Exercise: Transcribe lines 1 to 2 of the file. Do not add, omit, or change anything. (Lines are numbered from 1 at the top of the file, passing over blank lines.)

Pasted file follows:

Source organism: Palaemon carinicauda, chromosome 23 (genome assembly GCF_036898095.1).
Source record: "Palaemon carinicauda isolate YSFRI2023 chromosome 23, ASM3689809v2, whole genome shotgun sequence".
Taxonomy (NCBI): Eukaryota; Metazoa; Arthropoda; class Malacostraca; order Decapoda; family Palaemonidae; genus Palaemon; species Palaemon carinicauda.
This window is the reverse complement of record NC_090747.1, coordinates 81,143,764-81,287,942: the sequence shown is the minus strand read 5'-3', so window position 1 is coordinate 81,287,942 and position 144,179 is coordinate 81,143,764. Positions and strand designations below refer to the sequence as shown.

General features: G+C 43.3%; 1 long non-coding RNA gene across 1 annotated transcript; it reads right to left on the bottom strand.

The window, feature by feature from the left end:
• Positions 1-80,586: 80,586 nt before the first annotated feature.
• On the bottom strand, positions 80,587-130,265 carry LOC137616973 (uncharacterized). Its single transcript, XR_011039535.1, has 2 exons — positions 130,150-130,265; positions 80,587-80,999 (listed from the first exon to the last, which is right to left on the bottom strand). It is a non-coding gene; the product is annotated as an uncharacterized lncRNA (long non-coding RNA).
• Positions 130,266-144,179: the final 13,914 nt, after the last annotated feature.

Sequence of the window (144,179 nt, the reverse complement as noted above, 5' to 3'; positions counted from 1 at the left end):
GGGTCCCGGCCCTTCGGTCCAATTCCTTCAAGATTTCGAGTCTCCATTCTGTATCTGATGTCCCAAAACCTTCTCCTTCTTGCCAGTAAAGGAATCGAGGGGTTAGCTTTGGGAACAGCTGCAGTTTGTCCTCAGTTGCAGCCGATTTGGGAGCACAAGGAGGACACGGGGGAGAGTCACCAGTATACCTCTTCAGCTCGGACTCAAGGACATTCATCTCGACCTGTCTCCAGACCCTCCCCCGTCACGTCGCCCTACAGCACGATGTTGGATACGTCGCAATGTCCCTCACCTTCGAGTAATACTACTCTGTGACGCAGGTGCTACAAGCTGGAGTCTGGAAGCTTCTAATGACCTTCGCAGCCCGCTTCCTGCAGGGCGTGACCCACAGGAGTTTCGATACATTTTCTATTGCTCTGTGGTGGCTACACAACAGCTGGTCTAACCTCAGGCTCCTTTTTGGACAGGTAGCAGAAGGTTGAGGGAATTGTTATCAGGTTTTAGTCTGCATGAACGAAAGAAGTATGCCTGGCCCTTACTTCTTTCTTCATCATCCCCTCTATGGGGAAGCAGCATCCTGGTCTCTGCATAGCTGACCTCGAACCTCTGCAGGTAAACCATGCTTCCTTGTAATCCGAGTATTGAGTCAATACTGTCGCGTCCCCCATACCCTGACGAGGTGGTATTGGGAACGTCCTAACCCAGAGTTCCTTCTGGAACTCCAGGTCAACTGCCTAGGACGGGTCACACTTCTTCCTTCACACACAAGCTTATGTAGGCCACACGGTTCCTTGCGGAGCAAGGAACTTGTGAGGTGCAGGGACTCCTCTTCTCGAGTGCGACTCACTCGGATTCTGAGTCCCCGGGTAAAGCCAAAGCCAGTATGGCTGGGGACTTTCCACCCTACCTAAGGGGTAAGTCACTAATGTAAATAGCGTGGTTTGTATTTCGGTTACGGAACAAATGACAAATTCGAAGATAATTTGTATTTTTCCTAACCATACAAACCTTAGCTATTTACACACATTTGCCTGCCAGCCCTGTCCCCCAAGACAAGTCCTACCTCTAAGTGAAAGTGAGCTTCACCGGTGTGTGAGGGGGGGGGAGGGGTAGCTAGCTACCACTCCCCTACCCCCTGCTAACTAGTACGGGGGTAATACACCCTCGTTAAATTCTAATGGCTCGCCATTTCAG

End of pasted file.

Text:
Source organism: Palaemon carinicauda, chromosome 23 (genome assembly GCF_036898095.1).
Source record: "Palaemon carinicauda isolate YSFRI2023 chromosome 23, ASM3689809v2, whole genome shotgun sequence".